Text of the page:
New York State lawmakers introduced legislation Thursday that would change the name of an undeveloped state park named for Donald Trump in New York City's northern suburbs.
Image via Buzzfeed/Alan Kroeger
The legislation, which was titled the "Anything But Trump Act," was introduced by New York State Assemblyman Charles Lavine (D) and New York State Sen. Daniel Squadron (D).
In an open letter sent to New York Gov. Andrew Cuomo (D), Lavine said the 436-acre park, which currently is called "Donald J. Trump" park, should be renamed because "it is our national and state responsibility to act" when "demagogues spew hate."
My open letter to Gov. Cuomo suggests the name of Donald J. Trump State Park is changed to honor a Muslim War Vet. https://t.co/9xPnjKbG2h— Charles D. Lavine (@Charles D. Lavine) 1450289741.0
"It is time the State of New York sends a message to Donald Trump that his hate speech is not welcome in our great state," Lavine said in a statement, according to the New York Daily News. "I am confident that the Governor will take our letters into consideration. If he is unable to act, then we are prepared to move forward with this legislation."
Squadron echoed Lavine's sentiment. "The rhetoric and discriminatory proposals we’ve seen from Mr. Trump don’t belong in the presidential election, and don’t belong in New York State Parks," he said in a statement. "He has dishonored the state, and should not be honored with a state park named for him. I look forward to working with Assemblymember Lavine on this issue."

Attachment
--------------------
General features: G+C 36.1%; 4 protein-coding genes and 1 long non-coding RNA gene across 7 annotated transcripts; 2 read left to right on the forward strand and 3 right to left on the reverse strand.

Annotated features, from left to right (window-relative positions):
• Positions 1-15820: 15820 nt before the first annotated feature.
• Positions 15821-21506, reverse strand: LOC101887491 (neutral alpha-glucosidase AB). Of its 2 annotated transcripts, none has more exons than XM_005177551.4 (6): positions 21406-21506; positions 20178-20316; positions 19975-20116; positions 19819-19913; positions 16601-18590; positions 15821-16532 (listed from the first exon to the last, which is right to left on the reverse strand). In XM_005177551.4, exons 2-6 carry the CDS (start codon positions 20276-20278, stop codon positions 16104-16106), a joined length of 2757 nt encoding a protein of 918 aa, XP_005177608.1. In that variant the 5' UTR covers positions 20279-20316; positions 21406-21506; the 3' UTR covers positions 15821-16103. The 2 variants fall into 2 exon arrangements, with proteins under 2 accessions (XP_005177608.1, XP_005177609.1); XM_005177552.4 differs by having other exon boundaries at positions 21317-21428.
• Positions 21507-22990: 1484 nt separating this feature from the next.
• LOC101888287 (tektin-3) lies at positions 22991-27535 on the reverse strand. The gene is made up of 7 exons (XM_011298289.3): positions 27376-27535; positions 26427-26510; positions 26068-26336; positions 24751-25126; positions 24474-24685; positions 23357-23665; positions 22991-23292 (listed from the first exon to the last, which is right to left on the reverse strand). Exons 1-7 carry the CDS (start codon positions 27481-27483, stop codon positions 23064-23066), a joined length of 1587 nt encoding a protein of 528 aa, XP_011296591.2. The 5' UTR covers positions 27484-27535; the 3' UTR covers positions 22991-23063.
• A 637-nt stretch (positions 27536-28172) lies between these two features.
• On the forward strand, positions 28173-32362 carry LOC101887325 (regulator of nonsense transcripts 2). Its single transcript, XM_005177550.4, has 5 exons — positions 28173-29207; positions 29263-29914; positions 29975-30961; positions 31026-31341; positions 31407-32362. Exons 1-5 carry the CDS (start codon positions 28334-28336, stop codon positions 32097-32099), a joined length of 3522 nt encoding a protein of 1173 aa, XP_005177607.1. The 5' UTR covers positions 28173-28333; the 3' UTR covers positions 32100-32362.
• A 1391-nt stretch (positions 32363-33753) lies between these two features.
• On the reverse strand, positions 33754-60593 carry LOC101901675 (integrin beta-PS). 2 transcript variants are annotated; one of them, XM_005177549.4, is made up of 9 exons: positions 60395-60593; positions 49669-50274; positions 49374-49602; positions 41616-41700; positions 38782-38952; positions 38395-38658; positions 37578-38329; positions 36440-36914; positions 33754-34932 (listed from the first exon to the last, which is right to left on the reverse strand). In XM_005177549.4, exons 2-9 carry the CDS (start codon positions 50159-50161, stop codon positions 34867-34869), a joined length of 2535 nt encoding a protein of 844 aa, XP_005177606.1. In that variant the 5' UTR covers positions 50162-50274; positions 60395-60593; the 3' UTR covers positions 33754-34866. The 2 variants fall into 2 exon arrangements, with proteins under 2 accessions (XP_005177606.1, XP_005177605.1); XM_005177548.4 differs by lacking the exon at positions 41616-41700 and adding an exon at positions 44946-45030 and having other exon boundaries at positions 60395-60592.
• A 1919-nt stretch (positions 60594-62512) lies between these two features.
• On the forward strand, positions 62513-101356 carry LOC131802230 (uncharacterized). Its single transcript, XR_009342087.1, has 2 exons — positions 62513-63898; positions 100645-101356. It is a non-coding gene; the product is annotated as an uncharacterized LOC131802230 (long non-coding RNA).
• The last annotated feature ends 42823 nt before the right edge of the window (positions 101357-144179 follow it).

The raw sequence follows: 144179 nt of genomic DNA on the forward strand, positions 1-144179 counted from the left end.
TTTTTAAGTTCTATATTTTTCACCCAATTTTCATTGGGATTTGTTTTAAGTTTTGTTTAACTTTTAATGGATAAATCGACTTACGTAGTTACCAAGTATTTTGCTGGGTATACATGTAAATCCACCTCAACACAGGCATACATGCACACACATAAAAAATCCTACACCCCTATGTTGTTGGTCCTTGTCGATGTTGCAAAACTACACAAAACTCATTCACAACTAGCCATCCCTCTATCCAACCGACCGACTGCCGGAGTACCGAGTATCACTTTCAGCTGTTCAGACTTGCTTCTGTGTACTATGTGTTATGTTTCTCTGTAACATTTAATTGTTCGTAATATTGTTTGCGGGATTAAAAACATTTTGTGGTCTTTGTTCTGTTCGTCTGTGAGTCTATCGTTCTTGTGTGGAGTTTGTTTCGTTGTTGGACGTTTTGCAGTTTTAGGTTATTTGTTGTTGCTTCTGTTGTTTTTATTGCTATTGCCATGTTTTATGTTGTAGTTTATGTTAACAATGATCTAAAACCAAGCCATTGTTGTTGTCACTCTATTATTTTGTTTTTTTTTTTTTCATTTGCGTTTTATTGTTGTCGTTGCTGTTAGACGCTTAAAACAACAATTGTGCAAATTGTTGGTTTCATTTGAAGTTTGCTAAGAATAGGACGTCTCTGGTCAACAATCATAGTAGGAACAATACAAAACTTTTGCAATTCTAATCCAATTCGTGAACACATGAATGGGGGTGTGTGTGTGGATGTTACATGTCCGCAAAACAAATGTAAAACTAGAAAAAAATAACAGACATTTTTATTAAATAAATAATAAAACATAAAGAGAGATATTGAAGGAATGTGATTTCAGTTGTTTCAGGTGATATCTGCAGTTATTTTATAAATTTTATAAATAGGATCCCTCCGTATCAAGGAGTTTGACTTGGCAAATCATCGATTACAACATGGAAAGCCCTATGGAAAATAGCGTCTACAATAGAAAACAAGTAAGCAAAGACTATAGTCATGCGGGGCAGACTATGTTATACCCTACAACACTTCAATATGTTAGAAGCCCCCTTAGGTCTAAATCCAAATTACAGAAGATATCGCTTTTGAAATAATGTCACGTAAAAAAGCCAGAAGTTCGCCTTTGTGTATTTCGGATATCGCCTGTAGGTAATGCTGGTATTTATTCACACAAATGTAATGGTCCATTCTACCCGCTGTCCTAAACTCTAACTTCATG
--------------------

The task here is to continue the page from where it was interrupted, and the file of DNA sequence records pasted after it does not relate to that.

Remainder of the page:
Instead, Lavine says the park should be renamed after Peter Salaam, an American Muslim who fought during the Revolutionary War.
"Renaming the parkland after a true American patriot is fitting and will send the world a powerful message of the values we Americans and New Yorkers stand for," Lavine said in his letter to Gov. Cuomo.
According to Buzzfeed, the proposal also has the support of United States Congressman Sean Maloney (D-N.Y.), who's district includes much of the park.
Trump donated the land to the state in 2006 after plans for a golf course folded due to "environmental concerns." However, due to lack of funding, the state stopped funding the park in 2010.
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